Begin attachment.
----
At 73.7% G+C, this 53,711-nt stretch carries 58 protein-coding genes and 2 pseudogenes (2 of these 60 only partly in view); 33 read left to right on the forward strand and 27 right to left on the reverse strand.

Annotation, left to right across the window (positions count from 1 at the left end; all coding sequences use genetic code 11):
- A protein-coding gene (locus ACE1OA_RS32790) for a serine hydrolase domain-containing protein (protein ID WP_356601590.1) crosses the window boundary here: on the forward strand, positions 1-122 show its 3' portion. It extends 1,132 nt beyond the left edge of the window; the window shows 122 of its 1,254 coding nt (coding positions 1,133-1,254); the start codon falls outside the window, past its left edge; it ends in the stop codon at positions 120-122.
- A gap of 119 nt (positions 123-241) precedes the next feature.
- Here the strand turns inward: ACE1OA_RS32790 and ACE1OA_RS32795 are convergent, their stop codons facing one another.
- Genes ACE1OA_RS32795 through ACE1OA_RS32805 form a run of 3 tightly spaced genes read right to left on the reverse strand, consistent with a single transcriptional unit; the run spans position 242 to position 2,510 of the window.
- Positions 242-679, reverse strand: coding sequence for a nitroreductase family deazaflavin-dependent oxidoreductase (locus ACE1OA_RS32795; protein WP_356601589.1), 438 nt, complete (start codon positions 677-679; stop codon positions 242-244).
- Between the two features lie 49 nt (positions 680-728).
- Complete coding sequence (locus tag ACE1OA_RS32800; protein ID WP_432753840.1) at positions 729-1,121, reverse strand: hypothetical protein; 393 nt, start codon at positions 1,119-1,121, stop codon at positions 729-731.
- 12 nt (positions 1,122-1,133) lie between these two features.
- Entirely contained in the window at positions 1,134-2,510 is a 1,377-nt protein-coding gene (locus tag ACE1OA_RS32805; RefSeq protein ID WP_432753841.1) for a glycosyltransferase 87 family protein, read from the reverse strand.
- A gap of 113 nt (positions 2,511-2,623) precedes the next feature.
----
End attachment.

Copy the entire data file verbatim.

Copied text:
At 73.7% G+C, this 53,711-nt stretch carries 58 protein-coding genes and 2 pseudogenes (2 of these 60 only partly in view); 33 read left to right on the forward strand and 27 right to left on the reverse strand.

Annotation, left to right across the window (positions count from 1 at the left end; all coding sequences use genetic code 11):
- A protein-coding gene (locus ACE1OA_RS32790) for a serine hydrolase domain-containing protein (protein ID WP_356601590.1) crosses the window boundary here: on the forward strand, positions 1-122 show its 3' portion. It extends 1,132 nt beyond the left edge of the window; the window shows 122 of its 1,254 coding nt (coding positions 1,133-1,254); the start codon falls outside the window, past its left edge; it ends in the stop codon at positions 120-122.
- A gap of 119 nt (positions 123-241) precedes the next feature.
- Here the strand turns inward: ACE1OA_RS32790 and ACE1OA_RS32795 are convergent, their stop codons facing one another.
- Genes ACE1OA_RS32795 through ACE1OA_RS32805 form a run of 3 tightly spaced genes read right to left on the reverse strand, consistent with a single transcriptional unit; the run spans position 242 to position 2,510 of the window.
- Positions 242-679, reverse strand: coding sequence for a nitroreductase family deazaflavin-dependent oxidoreductase (locus ACE1OA_RS32795; protein WP_356601589.1), 438 nt, complete (start codon positions 677-679; stop codon positions 242-244).
- Between the two features lie 49 nt (positions 680-728).
- Complete coding sequence (locus tag ACE1OA_RS32800; protein ID WP_432753840.1) at positions 729-1,121, reverse strand: hypothetical protein; 393 nt, start codon at positions 1,119-1,121, stop codon at positions 729-731.
- 12 nt (positions 1,122-1,133) lie between these two features.
- Entirely contained in the window at positions 1,134-2,510 is a 1,377-nt protein-coding gene (locus tag ACE1OA_RS32805; RefSeq protein ID WP_432753841.1) for a glycosyltransferase 87 family protein, read from the reverse strand.
- A gap of 113 nt (positions 2,511-2,623) precedes the next feature.